CPPIB returns 8.9% in 20th year investing, first year with additional contributions
BY Staff | May 16, 2019
The Canada Pension Plan Investment Board returned a net annual 8.9 per cent at fiscal 2019 year-end, with assets increasing by $35.9 billion to $392 billion.
This was a significant year for the CPPIB because it marks its 20th year investing. In 1999, it received the first transfer of CPP funds to invest in publicly traded stocks. Until March 1999, the CPP fund was only invested in non-marketable Canadian, federal, provincial and territorial bonds, which were known as CPP bonds.
Over the last 20 years, the CPPIB has evolved its investment approach significantly with a well-diversified portfolio of both public and private assets. The plan’s asset mix as of March 31, 2019, was 8.5 per cent infrastructure, 9.1 per cent credit investments, 10 per cent government bonds, cash and absolute return strategies (net of external debt issuances), 12.1 per cent real estate, 3.4 per cent other real assets, 33.2 per cent public equities and 23.7 per cent private equities.
This year was tough for many pension funds, with significant market volatility in December 2018.
“The role of diversification came through clearly this year, and we were encouraged to see nearly all investment departments contributed positively to our results,” said Mark Machin, president and chief executive officer of the CPPIB, in a press release. “CPPIB’s investment teams also took advantage of our international reach and competitive strengths to pursue select transactions, as well as explore new areas of growth.”
It was also a significant year for the CPPIB because it started collecting additional CPP contributions in January. While the base CPP is designed to be partially funded, the additional CPP is designed to be fully funded. As such, investment income will play a larger role in sustaining the additional CPP than it does for the base CPP, noted the report.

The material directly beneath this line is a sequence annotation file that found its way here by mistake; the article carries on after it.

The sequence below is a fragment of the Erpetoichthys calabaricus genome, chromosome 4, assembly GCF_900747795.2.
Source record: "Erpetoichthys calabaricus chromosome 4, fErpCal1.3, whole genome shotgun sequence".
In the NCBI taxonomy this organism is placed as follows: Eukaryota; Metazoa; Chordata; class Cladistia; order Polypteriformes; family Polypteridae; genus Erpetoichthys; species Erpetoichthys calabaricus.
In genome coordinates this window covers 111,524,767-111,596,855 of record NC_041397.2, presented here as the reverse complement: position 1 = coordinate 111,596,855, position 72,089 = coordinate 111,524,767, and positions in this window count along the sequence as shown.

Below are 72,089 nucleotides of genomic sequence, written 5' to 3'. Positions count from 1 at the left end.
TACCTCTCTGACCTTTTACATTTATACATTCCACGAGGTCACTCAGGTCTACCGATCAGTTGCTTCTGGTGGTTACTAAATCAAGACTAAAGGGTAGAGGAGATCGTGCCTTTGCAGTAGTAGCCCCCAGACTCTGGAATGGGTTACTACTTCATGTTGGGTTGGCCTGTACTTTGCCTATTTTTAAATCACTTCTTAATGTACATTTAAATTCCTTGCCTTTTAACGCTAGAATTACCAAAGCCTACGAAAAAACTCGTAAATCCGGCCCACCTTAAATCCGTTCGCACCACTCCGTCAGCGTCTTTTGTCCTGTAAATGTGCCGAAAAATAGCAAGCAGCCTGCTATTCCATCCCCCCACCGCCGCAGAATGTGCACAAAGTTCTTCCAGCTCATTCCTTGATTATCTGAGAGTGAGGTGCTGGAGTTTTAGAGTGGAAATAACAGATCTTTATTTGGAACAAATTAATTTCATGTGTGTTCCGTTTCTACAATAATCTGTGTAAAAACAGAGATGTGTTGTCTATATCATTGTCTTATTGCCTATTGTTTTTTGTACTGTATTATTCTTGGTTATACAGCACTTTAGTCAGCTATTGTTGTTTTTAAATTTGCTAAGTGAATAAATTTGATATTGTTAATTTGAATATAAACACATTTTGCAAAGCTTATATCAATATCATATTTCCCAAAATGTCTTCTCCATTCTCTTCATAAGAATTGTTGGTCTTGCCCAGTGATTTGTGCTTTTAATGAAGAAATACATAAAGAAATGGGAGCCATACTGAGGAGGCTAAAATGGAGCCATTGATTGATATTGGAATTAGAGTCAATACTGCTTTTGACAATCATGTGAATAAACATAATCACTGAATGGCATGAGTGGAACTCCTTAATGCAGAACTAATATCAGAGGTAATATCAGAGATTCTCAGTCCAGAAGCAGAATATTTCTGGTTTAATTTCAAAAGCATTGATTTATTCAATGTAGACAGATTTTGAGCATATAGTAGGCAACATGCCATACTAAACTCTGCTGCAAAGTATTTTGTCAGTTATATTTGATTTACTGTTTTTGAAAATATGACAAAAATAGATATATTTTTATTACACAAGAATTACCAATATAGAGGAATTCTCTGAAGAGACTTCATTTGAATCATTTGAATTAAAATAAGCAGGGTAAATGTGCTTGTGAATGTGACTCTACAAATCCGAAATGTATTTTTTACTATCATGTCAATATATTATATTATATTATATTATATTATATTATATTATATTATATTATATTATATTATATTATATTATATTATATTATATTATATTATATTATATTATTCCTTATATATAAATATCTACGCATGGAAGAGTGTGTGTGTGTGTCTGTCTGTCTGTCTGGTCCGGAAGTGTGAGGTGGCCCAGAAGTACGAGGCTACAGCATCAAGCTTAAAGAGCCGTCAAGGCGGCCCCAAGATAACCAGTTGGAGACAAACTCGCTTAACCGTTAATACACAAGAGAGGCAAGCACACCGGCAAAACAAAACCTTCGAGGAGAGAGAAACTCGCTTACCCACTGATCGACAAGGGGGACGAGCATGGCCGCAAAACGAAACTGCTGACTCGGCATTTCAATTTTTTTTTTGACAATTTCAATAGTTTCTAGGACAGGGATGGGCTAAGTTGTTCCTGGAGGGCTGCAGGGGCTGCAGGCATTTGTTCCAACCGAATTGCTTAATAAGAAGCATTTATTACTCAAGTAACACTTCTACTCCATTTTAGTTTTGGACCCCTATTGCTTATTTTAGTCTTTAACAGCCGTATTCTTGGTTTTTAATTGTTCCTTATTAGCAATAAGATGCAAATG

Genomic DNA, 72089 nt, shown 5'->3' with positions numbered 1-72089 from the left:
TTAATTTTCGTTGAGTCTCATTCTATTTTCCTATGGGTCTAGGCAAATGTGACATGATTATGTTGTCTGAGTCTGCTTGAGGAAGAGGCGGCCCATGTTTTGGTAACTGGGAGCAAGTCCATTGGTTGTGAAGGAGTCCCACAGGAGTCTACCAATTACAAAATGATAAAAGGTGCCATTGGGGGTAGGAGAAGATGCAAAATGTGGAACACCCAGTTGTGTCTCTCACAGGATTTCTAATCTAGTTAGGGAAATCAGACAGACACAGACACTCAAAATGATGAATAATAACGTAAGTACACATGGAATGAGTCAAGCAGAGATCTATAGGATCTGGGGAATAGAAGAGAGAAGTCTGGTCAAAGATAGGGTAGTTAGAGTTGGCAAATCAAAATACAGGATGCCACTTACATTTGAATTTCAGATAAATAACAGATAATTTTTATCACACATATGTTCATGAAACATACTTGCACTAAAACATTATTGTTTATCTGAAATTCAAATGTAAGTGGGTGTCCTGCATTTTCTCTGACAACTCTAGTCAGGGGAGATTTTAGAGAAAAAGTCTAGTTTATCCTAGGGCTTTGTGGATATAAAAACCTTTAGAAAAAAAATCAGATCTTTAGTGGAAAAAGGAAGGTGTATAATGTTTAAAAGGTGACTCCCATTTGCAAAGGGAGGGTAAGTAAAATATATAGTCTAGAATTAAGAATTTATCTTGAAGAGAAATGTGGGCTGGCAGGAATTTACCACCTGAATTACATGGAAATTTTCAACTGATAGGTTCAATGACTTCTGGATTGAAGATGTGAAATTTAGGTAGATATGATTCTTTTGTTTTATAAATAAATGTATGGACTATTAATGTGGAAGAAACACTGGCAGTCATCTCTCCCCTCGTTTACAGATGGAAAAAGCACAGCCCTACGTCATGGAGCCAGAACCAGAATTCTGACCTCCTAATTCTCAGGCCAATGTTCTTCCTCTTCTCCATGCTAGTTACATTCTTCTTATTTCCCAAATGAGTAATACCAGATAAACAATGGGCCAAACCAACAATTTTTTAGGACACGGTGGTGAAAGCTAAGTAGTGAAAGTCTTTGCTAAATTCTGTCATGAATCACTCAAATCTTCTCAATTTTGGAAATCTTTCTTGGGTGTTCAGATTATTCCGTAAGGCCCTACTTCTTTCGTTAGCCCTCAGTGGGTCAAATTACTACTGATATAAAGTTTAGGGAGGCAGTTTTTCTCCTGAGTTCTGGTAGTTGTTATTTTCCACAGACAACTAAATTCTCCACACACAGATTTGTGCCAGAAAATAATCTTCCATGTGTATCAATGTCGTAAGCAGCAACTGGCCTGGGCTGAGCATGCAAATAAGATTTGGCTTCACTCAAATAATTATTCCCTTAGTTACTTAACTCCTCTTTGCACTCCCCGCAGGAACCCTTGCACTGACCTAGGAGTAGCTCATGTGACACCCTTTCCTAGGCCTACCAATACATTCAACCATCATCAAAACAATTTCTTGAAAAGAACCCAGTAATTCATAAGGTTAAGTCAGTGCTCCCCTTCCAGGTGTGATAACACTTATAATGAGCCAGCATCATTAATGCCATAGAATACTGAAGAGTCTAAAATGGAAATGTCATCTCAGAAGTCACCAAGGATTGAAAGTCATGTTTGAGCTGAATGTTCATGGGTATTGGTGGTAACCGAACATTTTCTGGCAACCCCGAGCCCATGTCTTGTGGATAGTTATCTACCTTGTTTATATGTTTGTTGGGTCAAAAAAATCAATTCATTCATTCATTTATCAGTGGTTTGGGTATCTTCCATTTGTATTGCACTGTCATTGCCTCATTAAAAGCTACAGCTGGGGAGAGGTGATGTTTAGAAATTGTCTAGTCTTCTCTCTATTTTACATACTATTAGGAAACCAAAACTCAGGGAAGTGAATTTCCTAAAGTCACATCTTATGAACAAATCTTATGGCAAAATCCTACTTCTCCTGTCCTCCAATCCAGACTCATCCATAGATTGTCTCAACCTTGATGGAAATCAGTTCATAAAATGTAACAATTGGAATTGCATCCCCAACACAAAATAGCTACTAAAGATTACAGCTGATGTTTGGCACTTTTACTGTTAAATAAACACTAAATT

The CPPIB is managing this by using a two-pool investment structure. “To meet these objectives, CPPIB established two investment pools, each divided into units that are valued daily,” it said. “Each of the base CPP and additional CPP accounts will invest their long-term investment portfolios through holdings of these units.”
There’s a core pool, which initially was made up of the CPPIB’s long-term portfolio. Future net cash flows to and from the base CPP will be allocated to and from the core pool, as will 55 to 60 per cent of additional CPP cash inflows.
“To maintain the lower-risk target of the additional CPP, the remaining assets of the additional CPP investment portfolio are invested in a lower-risk ‘supplementary pool.’ This pool is composed of fixed income securities,” the report said.
The base CPP account ended the fiscal year with net assets of $391.6 billion, with a 8.9 per cent net return.
The additional CPP account ended the fiscal year with net assets of $0.4 billion, achieving a return of five per cent ($11 million) for its first quarter, which excludes $9 million of non-recurring additional CPP startup costs.
“Beginning to accept, invest and manage additional CPP contribution amounts in January marked a pivotal moment in CPPIB’s journey, and was the culmination of more than a year of preparations,” Machin said. “This new CPP program has the full advantage of CPPIB’s global network, expertise, investment strategies and risk governance framework.”